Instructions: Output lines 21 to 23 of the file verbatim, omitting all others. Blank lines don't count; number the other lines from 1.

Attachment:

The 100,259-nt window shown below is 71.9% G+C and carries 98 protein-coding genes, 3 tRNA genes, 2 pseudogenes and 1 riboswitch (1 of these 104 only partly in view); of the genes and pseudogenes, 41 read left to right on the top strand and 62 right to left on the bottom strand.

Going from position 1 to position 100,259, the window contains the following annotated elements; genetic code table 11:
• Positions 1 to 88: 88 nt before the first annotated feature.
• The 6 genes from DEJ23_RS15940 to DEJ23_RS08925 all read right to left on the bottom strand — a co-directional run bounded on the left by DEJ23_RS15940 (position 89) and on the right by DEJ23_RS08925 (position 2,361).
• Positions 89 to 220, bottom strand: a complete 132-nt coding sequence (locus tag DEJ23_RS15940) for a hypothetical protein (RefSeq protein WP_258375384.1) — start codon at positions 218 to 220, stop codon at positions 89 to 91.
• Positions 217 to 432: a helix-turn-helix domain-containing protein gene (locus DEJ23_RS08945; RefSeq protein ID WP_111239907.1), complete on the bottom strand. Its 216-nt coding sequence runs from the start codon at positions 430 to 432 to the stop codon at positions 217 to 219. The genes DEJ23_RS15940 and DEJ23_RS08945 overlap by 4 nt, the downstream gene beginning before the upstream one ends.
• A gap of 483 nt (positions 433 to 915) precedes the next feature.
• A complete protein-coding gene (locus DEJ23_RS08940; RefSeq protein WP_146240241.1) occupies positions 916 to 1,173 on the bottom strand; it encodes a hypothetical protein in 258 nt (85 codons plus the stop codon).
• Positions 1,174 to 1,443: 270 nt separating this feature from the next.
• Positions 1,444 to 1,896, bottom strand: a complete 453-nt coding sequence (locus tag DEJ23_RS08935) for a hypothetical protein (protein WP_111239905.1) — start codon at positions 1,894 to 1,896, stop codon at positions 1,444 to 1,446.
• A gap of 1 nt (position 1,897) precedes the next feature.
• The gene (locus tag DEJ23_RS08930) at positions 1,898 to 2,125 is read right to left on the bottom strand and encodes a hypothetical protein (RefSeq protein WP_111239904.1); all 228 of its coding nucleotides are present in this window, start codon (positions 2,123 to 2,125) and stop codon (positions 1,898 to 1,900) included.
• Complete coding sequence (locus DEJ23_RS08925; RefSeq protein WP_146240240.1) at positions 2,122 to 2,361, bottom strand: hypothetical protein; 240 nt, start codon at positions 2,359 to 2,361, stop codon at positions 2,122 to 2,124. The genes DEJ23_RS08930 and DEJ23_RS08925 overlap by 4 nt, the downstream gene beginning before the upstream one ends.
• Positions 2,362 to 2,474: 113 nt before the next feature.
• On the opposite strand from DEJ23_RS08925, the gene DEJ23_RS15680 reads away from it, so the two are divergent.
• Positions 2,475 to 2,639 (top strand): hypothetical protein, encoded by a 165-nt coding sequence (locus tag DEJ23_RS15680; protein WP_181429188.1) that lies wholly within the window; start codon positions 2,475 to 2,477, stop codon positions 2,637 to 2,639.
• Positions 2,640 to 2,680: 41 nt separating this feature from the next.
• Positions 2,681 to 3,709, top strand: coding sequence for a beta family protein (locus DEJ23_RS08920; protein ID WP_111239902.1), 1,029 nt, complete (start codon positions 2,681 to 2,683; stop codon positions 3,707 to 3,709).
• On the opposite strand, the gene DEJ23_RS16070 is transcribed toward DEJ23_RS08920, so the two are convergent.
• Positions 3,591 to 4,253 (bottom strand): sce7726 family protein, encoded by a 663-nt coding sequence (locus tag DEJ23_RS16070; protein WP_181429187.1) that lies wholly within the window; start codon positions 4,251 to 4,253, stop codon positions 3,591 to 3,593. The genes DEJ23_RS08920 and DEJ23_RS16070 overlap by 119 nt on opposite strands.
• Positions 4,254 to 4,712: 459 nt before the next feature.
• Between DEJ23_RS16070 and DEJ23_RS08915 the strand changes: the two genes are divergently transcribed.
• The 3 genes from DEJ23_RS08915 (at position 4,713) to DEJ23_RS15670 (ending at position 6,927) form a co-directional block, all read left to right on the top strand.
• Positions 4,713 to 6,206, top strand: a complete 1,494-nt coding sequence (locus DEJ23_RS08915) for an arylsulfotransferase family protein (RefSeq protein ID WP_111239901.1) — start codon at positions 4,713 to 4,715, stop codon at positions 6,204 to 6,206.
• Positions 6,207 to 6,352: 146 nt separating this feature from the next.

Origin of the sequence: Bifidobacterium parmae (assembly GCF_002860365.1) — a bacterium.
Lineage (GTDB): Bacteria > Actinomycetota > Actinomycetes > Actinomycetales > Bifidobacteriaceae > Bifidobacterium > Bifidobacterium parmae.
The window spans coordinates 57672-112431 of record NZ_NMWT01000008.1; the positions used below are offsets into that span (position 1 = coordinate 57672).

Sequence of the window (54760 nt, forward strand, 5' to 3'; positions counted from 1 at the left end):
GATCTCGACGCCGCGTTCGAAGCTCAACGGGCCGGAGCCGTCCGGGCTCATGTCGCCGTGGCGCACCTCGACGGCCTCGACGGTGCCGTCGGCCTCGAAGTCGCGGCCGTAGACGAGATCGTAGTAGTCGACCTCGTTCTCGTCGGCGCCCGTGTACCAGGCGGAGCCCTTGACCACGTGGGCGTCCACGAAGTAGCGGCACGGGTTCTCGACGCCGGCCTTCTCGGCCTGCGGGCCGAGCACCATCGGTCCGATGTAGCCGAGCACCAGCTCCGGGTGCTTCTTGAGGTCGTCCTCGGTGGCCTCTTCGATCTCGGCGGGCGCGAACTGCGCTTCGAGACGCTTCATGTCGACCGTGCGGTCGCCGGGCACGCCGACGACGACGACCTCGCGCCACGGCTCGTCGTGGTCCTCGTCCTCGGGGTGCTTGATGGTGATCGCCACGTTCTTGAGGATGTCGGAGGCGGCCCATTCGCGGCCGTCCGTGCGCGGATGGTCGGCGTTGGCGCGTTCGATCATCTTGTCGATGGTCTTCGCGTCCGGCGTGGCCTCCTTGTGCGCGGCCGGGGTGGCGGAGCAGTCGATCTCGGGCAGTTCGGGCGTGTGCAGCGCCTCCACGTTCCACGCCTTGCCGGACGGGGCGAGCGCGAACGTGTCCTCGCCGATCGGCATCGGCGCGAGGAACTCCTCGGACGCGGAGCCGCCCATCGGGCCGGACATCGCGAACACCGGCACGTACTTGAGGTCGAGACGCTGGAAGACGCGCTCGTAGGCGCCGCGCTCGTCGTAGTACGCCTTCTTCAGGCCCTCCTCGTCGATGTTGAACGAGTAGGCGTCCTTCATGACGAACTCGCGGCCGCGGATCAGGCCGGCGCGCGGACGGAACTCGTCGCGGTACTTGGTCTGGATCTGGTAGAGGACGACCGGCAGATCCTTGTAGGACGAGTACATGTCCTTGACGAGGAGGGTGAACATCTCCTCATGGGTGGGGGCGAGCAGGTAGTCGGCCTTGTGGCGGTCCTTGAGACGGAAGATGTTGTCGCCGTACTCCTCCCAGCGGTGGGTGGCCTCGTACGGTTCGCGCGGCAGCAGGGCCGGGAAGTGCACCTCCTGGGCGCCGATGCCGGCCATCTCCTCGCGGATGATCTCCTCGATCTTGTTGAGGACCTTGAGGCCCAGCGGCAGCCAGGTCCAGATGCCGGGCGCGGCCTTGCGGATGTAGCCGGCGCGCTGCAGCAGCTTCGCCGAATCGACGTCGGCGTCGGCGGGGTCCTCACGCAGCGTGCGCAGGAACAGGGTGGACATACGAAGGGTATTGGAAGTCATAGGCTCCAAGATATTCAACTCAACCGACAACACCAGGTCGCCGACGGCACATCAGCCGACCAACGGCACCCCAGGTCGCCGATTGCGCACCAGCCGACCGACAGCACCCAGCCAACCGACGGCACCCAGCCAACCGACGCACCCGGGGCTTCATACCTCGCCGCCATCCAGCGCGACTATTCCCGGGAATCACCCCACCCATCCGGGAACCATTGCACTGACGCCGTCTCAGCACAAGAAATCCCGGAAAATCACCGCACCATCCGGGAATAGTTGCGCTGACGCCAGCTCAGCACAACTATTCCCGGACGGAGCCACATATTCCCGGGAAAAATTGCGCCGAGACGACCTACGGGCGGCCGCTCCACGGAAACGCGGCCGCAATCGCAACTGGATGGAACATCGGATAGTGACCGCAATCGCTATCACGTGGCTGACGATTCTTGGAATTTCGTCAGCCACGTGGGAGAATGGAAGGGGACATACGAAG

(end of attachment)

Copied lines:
• Positions 4,254 to 4,712: 459 nt before the next feature.
• Between DEJ23_RS16070 and DEJ23_RS08915 the strand changes: the two genes are divergently transcribed.
• The 3 genes from DEJ23_RS08915 (at position 4,713) to DEJ23_RS15670 (ending at position 6,927) form a co-directional block, all read left to right on the top strand.